Gradually, however, she started to come around. She started taking food that I left on the floor for her. Then she’d eat it from a few inches away from me. Eventually, she took it from my hand if I sat completely still. After a lot of time and patience, I was able to pet her while she ate, and eventually pick her up.
The weather worked to my advantage. Once the temperatures started to drop, hairless Pearl from the tropics started to realize the benefits of a warm body to cuddle. I would have her sit in my lap while I invoiced and did office work at the end of the day, and it wasn’t long before I caught her following me around the mobile unit as long as I didn’t make eye contact with her. Slowly, she was coming around.
In the mean time, we discovered that Pearl was a great little farm dog. She never strayed far. She came when she was called. She got along with the other dogs and cats on the property. She was quiet, unassuming, and obedient. Gradually, very gradually, she started to come out of her shell. She looked right at home.
The hunt for an adoptive home began in earnest. Where were we going to find someone with the patience and quiet nature this skittish little girl needed? She deserved a home to call her own. A few people came to look at her, among them an elderly couple who wanted a small dog. One after another, they passed Pearl up in favor of the cuter, friendlier, more appealing dogs on the property. The weeks flew by,and still Pearl lived on the farm and hung out in the clinic with me.
Eventually, Pearl adapted enough to go to PetSmart with the other available dogs. There she would gain more exposure to life and people. PetSmart also increased her chances of someone noticing her.
And notice her they did! A family came in who wanted a project dog, someone whose affection they would have to earn. Pearl would be perfect. It was love at first sight!
Next thing we knew, the family had passed the application process and was ready to take her home. Best of all, we got to receive updates on our little friend in her brave, new world. She was probably pretty overwhelmed at the size and newness of it all.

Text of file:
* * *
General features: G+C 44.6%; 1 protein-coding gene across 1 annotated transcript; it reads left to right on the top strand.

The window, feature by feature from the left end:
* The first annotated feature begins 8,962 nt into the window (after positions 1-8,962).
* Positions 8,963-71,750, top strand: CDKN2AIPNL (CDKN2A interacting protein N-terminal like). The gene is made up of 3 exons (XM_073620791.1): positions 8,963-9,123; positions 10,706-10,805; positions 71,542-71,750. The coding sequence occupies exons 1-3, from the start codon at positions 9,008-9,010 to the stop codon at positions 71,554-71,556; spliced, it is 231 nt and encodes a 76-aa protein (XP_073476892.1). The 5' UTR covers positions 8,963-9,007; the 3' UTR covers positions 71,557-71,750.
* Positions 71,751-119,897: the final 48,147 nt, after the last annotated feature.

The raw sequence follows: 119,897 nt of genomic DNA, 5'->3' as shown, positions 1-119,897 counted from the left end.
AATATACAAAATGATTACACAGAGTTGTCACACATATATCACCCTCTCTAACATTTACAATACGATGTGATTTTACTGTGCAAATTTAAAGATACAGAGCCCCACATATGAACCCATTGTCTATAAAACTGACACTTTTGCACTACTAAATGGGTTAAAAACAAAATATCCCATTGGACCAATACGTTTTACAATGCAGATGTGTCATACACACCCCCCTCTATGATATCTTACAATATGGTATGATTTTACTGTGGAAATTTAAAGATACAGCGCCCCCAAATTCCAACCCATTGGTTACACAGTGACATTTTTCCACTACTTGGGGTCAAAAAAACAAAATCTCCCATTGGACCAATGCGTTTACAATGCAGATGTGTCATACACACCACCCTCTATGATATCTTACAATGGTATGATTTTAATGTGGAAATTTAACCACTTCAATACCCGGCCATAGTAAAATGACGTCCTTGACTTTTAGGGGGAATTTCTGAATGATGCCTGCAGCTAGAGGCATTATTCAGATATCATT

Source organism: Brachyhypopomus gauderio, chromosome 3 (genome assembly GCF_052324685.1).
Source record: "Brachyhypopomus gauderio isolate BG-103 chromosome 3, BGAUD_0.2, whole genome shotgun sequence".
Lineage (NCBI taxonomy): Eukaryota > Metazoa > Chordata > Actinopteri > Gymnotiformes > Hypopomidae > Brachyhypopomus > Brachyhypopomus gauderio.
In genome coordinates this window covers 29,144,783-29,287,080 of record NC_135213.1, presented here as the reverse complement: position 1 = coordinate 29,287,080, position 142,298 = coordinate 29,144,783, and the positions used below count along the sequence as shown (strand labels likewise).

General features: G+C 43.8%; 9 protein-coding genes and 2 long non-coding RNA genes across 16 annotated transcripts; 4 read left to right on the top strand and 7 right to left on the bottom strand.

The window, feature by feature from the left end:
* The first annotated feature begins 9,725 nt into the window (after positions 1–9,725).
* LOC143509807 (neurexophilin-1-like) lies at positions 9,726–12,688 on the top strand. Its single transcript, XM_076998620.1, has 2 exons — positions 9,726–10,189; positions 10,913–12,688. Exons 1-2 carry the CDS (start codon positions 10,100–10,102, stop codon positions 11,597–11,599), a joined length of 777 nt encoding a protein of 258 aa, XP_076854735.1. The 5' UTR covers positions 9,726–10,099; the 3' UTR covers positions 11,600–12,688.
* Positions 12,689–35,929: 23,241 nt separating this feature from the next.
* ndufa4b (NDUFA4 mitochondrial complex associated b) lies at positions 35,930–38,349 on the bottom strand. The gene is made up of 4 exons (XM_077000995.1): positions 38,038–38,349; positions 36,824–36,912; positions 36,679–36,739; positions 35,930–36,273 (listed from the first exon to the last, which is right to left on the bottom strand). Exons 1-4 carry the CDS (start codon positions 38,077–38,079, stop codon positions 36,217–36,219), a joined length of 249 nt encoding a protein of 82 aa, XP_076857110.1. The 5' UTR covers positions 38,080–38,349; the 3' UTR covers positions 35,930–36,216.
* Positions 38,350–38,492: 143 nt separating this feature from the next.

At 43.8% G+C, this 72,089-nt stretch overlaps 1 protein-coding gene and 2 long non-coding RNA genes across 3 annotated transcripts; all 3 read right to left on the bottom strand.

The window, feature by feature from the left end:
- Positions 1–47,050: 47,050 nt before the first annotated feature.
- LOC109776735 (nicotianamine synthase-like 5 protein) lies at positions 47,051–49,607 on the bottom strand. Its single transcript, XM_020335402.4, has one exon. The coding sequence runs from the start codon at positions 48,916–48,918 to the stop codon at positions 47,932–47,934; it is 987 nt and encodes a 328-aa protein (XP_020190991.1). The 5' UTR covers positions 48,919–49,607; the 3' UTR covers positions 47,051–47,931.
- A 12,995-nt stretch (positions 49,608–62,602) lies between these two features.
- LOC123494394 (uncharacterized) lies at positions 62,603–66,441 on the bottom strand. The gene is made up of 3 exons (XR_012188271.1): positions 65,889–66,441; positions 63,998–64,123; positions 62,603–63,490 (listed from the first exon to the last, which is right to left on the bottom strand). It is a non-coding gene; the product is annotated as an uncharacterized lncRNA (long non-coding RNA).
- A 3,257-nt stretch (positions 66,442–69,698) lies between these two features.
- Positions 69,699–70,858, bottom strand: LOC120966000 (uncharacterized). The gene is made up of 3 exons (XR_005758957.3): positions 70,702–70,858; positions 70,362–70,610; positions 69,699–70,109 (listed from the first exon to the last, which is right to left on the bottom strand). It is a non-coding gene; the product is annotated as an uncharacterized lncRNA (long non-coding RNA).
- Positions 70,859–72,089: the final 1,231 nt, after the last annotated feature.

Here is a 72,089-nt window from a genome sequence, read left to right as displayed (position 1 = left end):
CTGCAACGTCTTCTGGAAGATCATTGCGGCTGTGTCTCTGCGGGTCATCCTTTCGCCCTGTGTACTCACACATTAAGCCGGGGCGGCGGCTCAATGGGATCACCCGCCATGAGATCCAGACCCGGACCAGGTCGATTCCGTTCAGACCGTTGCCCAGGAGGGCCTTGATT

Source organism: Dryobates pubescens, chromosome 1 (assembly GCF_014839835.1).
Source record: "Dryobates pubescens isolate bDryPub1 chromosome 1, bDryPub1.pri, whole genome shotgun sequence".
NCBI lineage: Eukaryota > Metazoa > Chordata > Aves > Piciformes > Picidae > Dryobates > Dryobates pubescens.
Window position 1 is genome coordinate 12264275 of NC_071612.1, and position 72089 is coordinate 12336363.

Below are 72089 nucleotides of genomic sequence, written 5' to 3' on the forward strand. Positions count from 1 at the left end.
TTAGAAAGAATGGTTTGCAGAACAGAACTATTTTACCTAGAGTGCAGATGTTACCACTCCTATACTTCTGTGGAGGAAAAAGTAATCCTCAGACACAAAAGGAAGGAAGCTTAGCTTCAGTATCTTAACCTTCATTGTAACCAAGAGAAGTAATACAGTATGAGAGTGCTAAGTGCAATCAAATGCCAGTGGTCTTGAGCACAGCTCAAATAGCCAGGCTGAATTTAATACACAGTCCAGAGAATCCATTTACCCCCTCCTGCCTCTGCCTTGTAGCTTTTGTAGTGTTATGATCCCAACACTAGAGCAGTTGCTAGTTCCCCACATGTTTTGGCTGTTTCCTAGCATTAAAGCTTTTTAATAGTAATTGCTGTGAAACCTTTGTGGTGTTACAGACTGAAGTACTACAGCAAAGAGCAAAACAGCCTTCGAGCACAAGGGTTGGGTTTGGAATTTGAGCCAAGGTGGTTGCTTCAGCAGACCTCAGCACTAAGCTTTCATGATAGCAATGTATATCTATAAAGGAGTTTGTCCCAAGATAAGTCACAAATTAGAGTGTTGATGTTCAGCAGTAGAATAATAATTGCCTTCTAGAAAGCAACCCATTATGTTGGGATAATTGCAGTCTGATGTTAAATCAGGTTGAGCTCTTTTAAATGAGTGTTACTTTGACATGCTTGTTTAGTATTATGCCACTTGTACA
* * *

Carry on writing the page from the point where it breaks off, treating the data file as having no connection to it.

We waited with bated breath to see if the home would stick. It has been five weeks now, and it doesn’t sound like Pearl is coming back to us at all. In fact, we just got this photo of her living the good life in her new home. Doesn’t she look like she owns the place?
Cherry is a five year old American Staffordshire Terrier and hot dog connoisseur. I am a 40 year old dog trainer with bright blue hair and a lover of cheap wine. The great variety in both hot dogs and grocery store wines can make it difficult to choose the right pair for your training plans. That’s where Cherry and I come in. We have done our research (“Are you buying more wine?” “Yes! It’s research for my article! Pass me that cork screw…for science!!!”) and put together a few possible pairings for your dog training adventures.
Very Casual Training
It’s a just-the-two of you kind of night at home. Grey’s Anatomy is on, you are wearing your best Batman pajamas (with the footies and the cape!), and Meredith Grey is having yet another angsty crisis that will be resolved in under and hour. You’d love to change the channel, but the tv is way over there…with the remote sitting on it. If only your dog could generalize that simple fetch cue to the remote—I mean, it’s sorta dumbbell shaped? Maybe if you squint just a little? Suddenly you realize you have a new mission for the evening, and it involves teaching your beloved companion to enable your future laziness. Really, why bother to even teach the retrieve without a real world application?
Gwaltney Great Dogs — texture: firm, if oddly shaped. These hot dogs seem to conform to eachothers’ shapes in the package, which does have the convenient (if disconcerting) effect of flat sides. These hot dogs don’t roll—very helpful when slicing them! They are also, by far, the cheapest option, generally costing under $2 a pack. I am sure they only use the best…um…parts of the various meats in these hot dogs. They come in “chicken” and “traditional” varieties. Cherry highly recommends them, not only for the economy (trainers are usually fairly tight on the cash, and she suspects the cheaper the hot dogs, the more generous the trainer), but because the spongy mystery meat flavor is somewhat reminiscent of that one glorious time she scarfed down a roadkill chipmunk before I could stop her. Fond memories….
Bota Box Wines - Boxed wine in a variety of fun flavors! Don’t mess with a fussy cork and glass bottle. Instead, keep one or two of these boxes in your fridge. Note that it also comes in nifty little drink box sizes for your lunch time convenience (this may or may not be recommended depending on your level of self-employment….or desire for abrupt self-employment).
Both of these choices are economical and easy to find at any grocery store. Sometimes you’ve just gotta train on a budget! In your pajamas!
Hard Core Training Bender
Perhaps it’s the night before your first obedience trial…and you are a bit concerned about your dog’s potential performance. Possibly you realized that your dog has a far more leisurely take on heeling than the judge would prefer. And now, more than ever, is the time to break out the “big guns”.